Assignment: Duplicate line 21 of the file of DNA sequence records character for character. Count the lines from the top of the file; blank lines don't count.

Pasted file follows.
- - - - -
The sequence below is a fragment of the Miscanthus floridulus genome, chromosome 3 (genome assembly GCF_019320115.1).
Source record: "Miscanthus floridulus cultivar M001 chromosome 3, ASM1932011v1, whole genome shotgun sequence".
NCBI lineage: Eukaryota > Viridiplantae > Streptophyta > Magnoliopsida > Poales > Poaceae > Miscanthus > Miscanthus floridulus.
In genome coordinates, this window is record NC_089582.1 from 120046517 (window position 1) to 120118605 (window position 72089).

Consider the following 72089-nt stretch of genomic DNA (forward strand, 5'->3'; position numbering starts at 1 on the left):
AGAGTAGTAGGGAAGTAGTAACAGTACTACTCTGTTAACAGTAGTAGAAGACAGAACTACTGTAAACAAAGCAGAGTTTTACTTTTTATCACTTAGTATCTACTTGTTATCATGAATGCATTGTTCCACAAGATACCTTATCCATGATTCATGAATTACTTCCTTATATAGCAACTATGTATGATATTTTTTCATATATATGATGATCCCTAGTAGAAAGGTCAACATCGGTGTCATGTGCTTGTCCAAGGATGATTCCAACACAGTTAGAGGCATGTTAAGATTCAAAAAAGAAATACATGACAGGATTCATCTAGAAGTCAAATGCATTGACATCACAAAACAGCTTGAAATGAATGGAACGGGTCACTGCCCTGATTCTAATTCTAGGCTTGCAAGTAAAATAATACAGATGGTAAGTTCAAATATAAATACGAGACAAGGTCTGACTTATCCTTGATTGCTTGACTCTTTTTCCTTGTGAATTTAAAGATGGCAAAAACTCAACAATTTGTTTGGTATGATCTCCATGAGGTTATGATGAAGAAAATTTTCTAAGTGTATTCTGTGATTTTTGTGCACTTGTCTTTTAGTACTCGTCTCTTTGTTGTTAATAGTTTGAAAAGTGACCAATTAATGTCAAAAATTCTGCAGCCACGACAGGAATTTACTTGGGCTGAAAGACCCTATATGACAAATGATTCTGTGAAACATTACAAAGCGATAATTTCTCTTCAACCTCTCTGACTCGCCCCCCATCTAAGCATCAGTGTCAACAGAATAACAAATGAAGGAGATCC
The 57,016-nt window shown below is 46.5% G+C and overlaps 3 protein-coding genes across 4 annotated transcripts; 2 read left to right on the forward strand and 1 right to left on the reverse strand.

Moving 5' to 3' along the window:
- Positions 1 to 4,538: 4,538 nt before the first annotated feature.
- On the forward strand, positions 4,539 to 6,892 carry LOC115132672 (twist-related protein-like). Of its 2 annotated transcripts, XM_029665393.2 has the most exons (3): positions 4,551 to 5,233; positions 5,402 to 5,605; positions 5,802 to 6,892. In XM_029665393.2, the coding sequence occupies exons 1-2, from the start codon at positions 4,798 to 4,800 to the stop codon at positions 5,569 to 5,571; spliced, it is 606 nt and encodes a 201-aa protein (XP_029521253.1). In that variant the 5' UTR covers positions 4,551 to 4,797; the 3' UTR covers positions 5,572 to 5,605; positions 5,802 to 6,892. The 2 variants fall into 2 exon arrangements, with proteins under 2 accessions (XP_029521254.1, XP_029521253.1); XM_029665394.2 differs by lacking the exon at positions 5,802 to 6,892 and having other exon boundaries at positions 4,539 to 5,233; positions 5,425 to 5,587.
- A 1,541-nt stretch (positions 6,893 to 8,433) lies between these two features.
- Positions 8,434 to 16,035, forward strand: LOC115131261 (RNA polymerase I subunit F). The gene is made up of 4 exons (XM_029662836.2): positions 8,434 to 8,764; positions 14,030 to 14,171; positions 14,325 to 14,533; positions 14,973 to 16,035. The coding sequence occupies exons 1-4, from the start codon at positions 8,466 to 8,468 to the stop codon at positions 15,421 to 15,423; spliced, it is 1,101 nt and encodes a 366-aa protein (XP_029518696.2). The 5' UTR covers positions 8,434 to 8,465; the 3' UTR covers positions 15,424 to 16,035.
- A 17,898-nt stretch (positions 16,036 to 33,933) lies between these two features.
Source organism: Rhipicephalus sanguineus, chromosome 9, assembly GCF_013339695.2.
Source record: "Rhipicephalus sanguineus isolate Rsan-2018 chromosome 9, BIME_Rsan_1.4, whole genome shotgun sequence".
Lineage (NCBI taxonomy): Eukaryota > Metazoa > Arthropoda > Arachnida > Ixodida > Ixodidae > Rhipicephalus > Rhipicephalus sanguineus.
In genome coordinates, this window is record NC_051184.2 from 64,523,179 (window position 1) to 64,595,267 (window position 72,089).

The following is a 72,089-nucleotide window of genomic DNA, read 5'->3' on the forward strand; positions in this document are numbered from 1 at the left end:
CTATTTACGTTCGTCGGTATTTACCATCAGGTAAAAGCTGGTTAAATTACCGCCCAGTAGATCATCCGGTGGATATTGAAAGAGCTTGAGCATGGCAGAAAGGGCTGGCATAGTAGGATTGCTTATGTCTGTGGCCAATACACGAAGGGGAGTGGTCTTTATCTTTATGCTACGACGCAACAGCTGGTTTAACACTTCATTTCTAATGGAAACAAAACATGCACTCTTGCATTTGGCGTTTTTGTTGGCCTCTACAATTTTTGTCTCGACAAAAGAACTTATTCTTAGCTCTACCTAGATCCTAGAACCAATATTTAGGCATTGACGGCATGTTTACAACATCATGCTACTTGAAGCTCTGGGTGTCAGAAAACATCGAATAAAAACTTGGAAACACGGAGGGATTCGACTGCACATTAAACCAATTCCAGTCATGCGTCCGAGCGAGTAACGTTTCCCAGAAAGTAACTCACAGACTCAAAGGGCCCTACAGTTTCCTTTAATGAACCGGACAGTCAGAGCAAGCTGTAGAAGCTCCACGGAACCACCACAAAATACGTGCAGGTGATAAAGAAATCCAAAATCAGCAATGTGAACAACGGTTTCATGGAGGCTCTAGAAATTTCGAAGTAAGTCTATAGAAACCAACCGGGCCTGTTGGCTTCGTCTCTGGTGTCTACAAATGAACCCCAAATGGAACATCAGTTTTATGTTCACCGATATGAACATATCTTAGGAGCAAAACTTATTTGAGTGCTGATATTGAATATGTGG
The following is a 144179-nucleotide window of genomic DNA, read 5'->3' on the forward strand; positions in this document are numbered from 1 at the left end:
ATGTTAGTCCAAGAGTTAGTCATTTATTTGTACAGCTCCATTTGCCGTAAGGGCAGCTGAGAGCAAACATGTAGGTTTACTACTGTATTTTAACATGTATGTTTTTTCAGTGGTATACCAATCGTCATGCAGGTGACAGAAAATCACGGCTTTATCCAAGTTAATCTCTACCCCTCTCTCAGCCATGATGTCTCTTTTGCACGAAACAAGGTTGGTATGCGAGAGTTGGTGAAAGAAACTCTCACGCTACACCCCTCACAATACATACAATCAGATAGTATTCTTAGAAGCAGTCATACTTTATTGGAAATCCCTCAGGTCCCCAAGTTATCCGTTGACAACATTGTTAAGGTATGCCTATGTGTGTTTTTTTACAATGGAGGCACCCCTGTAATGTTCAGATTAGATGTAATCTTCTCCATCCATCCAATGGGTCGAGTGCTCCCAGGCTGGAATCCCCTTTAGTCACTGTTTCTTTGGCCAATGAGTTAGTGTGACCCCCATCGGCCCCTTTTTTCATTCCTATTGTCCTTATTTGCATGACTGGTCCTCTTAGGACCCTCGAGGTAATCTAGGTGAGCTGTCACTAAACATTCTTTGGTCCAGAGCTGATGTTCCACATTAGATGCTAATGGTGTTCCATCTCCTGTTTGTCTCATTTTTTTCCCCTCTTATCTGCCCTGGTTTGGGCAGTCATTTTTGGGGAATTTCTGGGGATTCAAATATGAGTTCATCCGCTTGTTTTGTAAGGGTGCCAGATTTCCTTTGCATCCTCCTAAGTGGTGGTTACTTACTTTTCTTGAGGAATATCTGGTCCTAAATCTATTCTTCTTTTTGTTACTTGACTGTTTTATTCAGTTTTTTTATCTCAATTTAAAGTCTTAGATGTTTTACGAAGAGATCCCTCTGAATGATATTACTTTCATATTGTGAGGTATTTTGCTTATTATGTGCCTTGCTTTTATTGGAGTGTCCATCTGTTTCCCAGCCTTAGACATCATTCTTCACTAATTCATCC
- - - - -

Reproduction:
ATGTTAGTCCAAGAGTTAGTCATTTATTTGTACAGCTCCATTTGCCGTAAGGGCAGCTGAGAGCAAACATGTAGGTTTACTACTGTATTTTAACATGTATGTTTTTTCAGTGGTATACCAATCGTCATGCAGGTGACAGAAAATCACGGCTTTATCCAAGTTAATCTCTACCCCTCTCTCAGCCATGATGTCTCTTTTGCACGAAACAAGGTTGGTATGCGAGAGTTGGTGAAAGAAACTCTCACGCTACACCCCTCACAATACATACAATCAGATAGTATTCTTAGAAGCAGTCATACTTTATTGGAAATCCCTCAGGTCCCCAAGTTATCCGTTGACAACATTGTTAAGGTATGCCTATGTGTGTTTTTTTACAATGGAGGCACCCCTGTAATGTTCAGATTAGATGTAATCTTCTCCATCCATCCAATGGGTCGAGTGCTCCCAGGCTGGAATCCCCTTTAGTCACTGTTTCTTTGGCCAATGAGTTAGTGTGACCCCCATCGGCCCCTTTTTTCATTCCTATTGTCCTTATTTGCATGACTGGTCCTCTTAGGACCCTCGAGGTAATCTAGGTGAGCTGTCACTAAACATTCTTTGGTCCAGAGCTGATGTTCCACATTAGATGCTAATGGTGTTCCATCTCCTGTTTGTCTCATTTTTTTCCCCTCTTATCTGCCCTGGTTTGGGCAGTCATTTTTGGGGAATTTCTGGGGATTCAAATATGAGTTCATCCGCTTGTTTTGTAAGGGTGCCAGATTTCCTTTGCATCCTCCTAAGTGGTGGTTACTTACTTTTCTTGAGGAATATCTGGTCCTAAATCTATTCTTCTTTTTGTTACTTGACTGTTTTATTCAGTTTTTTTATCTCAATTTAAAGTCTTAGATGTTTTACGAAGAGATCCCTCTGAATGATATTACTTTCATATTGTGAGGTATTTTGCTTATTATGTGCCTTGCTTTTATTGGAGTGTCCATCTGTTTCCCAGCCTTAGACATCATTCTTCACTAATTCATCC